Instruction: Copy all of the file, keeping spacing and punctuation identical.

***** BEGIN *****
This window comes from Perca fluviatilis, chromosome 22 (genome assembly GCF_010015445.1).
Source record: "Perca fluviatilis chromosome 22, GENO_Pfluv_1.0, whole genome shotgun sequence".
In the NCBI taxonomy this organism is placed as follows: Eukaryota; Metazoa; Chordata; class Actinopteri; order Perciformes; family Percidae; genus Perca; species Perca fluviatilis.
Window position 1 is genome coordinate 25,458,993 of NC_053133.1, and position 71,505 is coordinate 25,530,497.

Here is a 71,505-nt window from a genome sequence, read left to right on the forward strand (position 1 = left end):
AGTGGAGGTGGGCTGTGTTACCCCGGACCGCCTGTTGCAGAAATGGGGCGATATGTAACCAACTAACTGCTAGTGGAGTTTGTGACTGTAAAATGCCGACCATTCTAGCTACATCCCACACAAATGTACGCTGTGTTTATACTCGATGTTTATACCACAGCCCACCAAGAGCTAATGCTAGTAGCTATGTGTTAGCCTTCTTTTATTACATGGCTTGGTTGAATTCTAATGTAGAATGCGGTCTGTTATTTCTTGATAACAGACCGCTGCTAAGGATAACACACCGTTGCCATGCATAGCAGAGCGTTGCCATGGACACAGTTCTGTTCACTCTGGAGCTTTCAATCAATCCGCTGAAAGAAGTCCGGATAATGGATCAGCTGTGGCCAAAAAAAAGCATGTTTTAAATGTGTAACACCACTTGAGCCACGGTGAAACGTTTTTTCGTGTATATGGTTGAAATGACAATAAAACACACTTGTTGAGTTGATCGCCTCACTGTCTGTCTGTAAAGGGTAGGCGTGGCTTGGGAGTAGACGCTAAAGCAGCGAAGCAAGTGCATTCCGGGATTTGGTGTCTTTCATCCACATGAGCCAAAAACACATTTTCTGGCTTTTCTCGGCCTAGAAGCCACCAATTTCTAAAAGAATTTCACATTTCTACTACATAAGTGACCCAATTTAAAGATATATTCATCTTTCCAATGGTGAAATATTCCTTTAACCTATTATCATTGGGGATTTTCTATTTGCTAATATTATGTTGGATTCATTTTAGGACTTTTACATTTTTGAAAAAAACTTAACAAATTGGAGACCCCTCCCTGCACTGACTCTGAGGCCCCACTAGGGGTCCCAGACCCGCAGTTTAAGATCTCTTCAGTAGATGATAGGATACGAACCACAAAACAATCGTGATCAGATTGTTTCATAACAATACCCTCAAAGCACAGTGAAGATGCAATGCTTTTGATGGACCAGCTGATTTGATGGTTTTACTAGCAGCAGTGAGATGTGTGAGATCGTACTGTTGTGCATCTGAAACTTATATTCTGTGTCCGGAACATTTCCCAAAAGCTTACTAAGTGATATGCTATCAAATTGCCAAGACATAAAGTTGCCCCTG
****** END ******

This window comes from Perca fluviatilis, chromosome 22 (genome assembly GCF_010015445.1).
Source record: "Perca fluviatilis chromosome 22, GENO_Pfluv_1.0, whole genome shotgun sequence".
In the NCBI taxonomy this organism is placed as follows: Eukaryota; Metazoa; Chordata; class Actinopteri; order Perciformes; family Percidae; genus Perca; species Perca fluviatilis.
Window position 1 is genome coordinate 25,458,993 of NC_053133.1, and position 71,505 is coordinate 25,530,497.

Here is a 71,505-nt window from a genome sequence, read left to right on the forward strand (position 1 = left end):
AGTGGAGGTGGGCTGTGTTACCCCGGACCGCCTGTTGCAGAAATGGGGCGATATGTAACCAACTAACTGCTAGTGGAGTTTGTGACTGTAAAATGCCGACCATTCTAGCTACATCCCACACAAATGTACGCTGTGTTTATACTCGATGTTTATACCACAGCCCACCAAGAGCTAATGCTAGTAGCTATGTGTTAGCCTTCTTTTATTACATGGCTTGGTTGAATTCTAATGTAGAATGCGGTCTGTTATTTCTTGATAACAGACCGCTGCTAAGGATAACACACCGTTGCCATGCATAGCAGAGCGTTGCCATGGACACAGTTCTGTTCACTCTGGAGCTTTCAATCAATCCGCTGAAAGAAGTCCGGATAATGGATCAGCTGTGGCCAAAAAAAAGCATGTTTTAAATGTGTAACACCACTTGAGCCACGGTGAAACGTTTTTTCGTGTATATGGTTGAAATGACAATAAAACACACTTGTTGAGTTGATCGCCTCACTGTCTGTCTGTAAAGGGTAGGCGTGGCTTGGGAGTAGACGCTAAAGCAGCGAAGCAAGTGCATTCCGGGATTTGGTGTCTTTCATCCACATGAGCCAAAAACACATTTTCTGGCTTTTCTCGGCCTAGAAGCCACCAATTTCTAAAAGAATTTCACATTTCTACTACATAAGTGACCCAATTTAAAGATATATTCATCTTTCCAATGGTGAAATATTCCTTTAACCTATTATCATTGGGGATTTTCTATTTGCTAATATTATGTTGGATTCATTTTAGGACTTTTACATTTTTGAAAAAAACTTAACAAATTGGAGACCCCTCCCTGCACTGACTCTGAGGCCCCACTAGGGGTCCCAGACCCGCAGTTTAAGATCTCTTCAGTAGATGATAGGATACGAACCACAAAACAATCGTGATCAGATTGTTTCATAACAATACCCTCAAAGCACAGTGAAGATGCAATGCTTTTGATGGACCAGCTGATTTGATGGTTTTACTAGCAGCAGTGAGATGTGTGAGATCGTACTGTTGTGCATCTGAAACTTATATTCTGTGTCCGGAACATTTCCCAAAAGCTTACTAAGTGATATGCTATCAAATTGCCAAGACATAAAGTTGCCCCTG